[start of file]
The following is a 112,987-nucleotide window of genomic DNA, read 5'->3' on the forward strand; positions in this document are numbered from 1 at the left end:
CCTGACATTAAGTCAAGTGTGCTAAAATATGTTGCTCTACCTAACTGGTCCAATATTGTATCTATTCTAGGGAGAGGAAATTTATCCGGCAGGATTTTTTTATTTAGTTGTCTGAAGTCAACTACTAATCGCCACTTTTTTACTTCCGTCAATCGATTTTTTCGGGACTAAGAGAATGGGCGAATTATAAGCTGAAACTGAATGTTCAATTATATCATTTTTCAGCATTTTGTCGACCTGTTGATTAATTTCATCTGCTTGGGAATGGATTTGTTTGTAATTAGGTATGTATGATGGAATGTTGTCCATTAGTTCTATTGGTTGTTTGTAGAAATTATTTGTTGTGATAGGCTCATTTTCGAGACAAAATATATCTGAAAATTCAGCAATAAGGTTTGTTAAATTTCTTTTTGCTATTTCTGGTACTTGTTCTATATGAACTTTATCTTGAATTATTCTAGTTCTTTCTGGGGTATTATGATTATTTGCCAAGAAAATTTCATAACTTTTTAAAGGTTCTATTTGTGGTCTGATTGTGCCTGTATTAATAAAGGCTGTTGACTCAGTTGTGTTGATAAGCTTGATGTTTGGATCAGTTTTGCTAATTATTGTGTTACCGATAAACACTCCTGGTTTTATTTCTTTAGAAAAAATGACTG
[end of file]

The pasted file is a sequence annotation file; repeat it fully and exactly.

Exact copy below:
The following is a 112,987-nucleotide window of genomic DNA, read 5'->3' on the forward strand; positions in this document are numbered from 1 at the left end:
CCTGACATTAAGTCAAGTGTGCTAAAATATGTTGCTCTACCTAACTGGTCCAATATTGTATCTATTCTAGGGAGAGGAAATTTATCCGGCAGGATTTTTTTATTTAGTTGTCTGAAGTCAACTACTAATCGCCACTTTTTTACTTCCGTCAATCGATTTTTTCGGGACTAAGAGAATGGGCGAATTATAAGCTGAAACTGAATGTTCAATTATATCATTTTTCAGCATTTTGTCGACCTGTTGATTAATTTCATCTGCTTGGGAATGGATTTGTTTGTAATTAGGTATGTATGATGGAATGTTGTCCATTAGTTCTATTGGTTGTTTGTAGAAATTATTTGTTGTGATAGGCTCATTTTCGAGACAAAATATATCTGAAAATTCAGCAATAAGGTTTGTTAAATTTCTTTTTGCTATTTCTGGTACTTGTTCTATATGAACTTTATCTTGAATTATTCTAGTTCTTTCTGGGGTATTATGATTATTTGCCAAGAAAATTTCATAACTTTTTAAAGGTTCTATTTGTGGTCTGATTGTGCCTGTATTAATAAAGGCTGTTGACTCAGTTGTGTTGATAAGCTTGATGTTTGGATCAGTTTTGCTAATTATTGTGTTACCGATAAACACTCCTGGTTTTATTTCTTTAGAAAAAATGACTG